Title & Link: A Lagomorph in Baker Street
Pairings & Rating: Sherlock/John; Teen
Warnings/Content Notes: none
Title: Doe Si Do
Pairings & Rating: None; G
Warnings/Content Notes: none
Summary: Four linked 221B's telling a small bunny's tale -- with some advice from beyond, above, behind, and dubiously by a caring observer.
Doe Si Do
Hop it said the voice in the night. An unknown voice. The baby bunny twitched her ears. A...wrong voice. She sniffed once. Twice. Nothing else. Nothing that drew breath as she did; but she was small and new. This was a complicated and disorienting place. The Ones with hands were possibly dangerous. Possibly good things. One fed her. Her eyes closed, her ears drooped. The One gave her warm bedding and this dark place to hide. If you ask me, said the voice, run. Best out of here. She closed her eyes tight and made herself smaller and still.
“It’s only temporary. A cage.”
“A cage, a box, and the litter pan you’re planning to conceal under the bath for long term accommodation of excretory needs.”
“A box within a cage. And wherever Doe goes ultimately, so goes the pan. Portable. Not a fixture. Hygienic necessity. Trust me, I’m the doc. Wait...do I hear a ‘What’s up’?” The One with food dispensing hands brought his huge face close to the bunny’s side, making her jump away.
“You’re frightening her.” The One with dangerous smelling hands shouted, making the bunny jump into the sheltering hidey box. He made a sharp noise through his nose. “Brainless!”
A door slammed, shaking her dark retreat. The bunny shivered.
The unknown voice laughed. Brainless.
There was a second voice in the night. The first voice was great and hollow. This one was muffled and stuffy. They were different to the voices of living, visible things. The rat behind the wainscoting. The raven that pecked at the windowpane. The curious squirrel.
Rabbits are not meant to live alone, said the stuffy voice. Rabbits who live alone become depressed and mad and die.
Everything dies, said the hollow voice. Just you wait.
She lunged forward and the bag would not give. She shook her head and the bag rattled. There was no slack to nip between her teeth. She shook. She jumped. She twisted, and the bag made a fearsome noise. And then, the hands, the One who smelled dangerous (but not now), the One who never touched her, grabbed her sides through the bag and lifted her into dizzy space. The hands pulled, and her head came free. She scrambled for footing with her hind legs. She bit the closer hand, to blood, almost to bone.
You’re for it now.
“That’s gratitude,” said the One. He crouched down and pressed her to the floor, grounding her; held her, tearing away the remaining, crinkling bag. He stroked her ears and let go.
“No nightmares, eh?”
The bunny turned her head toward him. She blinked and breathed.
Up here. On the wall.
I see you through the glass.
Ignore them, advised the rat. Can’t move, can’t hurt. It stole her carrot slice.
Dead things, rapped the raven on the windowpane. Dead dead.
The cage door was not difficult to open, after she bit through a wire. Run. Mad. Alone.
She was born one of six, in a hidey box. She missed her litter mates. She missed her mother. She missed warm fur and a beating heart to nestle against and the same animal belonging smell. She hopped, down, onto the carpet, and across the complicated space.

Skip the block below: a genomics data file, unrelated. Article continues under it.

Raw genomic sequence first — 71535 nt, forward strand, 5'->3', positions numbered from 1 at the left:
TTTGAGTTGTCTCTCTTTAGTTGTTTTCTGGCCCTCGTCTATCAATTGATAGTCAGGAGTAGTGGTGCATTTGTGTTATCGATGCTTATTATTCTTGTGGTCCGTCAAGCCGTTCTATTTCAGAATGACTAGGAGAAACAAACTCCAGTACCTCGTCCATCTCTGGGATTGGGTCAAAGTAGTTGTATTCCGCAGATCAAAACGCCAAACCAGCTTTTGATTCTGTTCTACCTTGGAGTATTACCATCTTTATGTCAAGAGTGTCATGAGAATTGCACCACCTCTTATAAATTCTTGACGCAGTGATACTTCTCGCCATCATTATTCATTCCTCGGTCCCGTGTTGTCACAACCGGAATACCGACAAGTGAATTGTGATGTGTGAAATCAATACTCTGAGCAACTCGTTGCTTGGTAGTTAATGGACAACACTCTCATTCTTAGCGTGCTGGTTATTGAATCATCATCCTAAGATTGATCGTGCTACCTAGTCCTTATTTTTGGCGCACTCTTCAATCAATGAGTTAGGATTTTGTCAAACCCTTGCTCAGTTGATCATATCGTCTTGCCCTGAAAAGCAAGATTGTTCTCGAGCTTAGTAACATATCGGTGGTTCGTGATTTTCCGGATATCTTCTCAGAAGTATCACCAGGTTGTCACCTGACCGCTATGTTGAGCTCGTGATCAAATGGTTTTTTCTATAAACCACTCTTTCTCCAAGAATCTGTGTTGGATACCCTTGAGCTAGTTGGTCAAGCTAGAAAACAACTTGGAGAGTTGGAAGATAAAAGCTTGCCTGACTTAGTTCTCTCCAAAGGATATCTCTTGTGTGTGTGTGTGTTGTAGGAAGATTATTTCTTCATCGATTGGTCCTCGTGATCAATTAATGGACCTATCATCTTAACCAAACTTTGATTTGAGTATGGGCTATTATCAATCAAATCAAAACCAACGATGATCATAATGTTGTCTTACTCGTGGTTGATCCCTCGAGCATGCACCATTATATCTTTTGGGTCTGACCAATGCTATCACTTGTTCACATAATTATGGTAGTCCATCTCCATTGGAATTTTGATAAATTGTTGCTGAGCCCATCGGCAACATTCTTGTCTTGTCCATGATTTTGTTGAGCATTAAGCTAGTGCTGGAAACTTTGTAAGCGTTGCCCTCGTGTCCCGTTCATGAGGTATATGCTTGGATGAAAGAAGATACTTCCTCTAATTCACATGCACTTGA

“Reveal yourself, you idiot creature!”
He’d been shouting for some time, disarranging furniture and papers and chemicals and things fallen to the floor. He was clever, but not a hunter of small game, not even in a domestic setting. “What are you smirking at?” he asked the bison skull. “Where the devil is she?” he asked the taxidermied bat. He threw a cricket ball at the hole of the resident rat, that John had yet to observe.
A thunder of steps up the stairs ended with the door being flung open. “I’ve been looking for over an hour,” he bellowed at his roommate just arrived.
“You’re a berk,” said John. “Right. Have you checked the cupboards? Kitchen, under stairs, back bathroom?”
The One with disturbing smelling hands held her often now.
Now she had a different cage, outside under the sun. Now she could feel the earth beneath her feet and eat growing food.
Now she had done another interesting thing
The umbrella swung and smacked the Black Angora smartly in the ribs. “Bad rabbit. Run along.” The stupid buck wrinkled his nose and bared his teeth. Another smack. He bridled but turned and hopped back through the hole in the fence. That One moved a tall pot to cover it. He frowned and wiped his hands. “Shoo,” he said to the bunny. “Get inside.” She looked at him. “Find Sherlock. Home.”
“Pigeons home,” said the One who feeds, from the doorway. “Does don’t.”
“Are you raising her to eat?”
The bunny looked hopefully at the fence. The hole was still blocked. She raised her tail. Her bottom hurt, but – oops, the One was lifting her. She nipped inside his elbow and got a mouthful of wool that, philosophically, she chewed.
“No. Don’t suggest that to Sherlock, not even to be vile.”
“She’s a pet.”
“An un-neutered rabbit makes a better pie than pet. Best tend to that and find her a companion.”
“How do you...never mind. She’s perfectly happy with us.”
“Prepare yourself for further joy.”
[The end, of this little look-in. One hopes for a brighter, chewy future for them all.]
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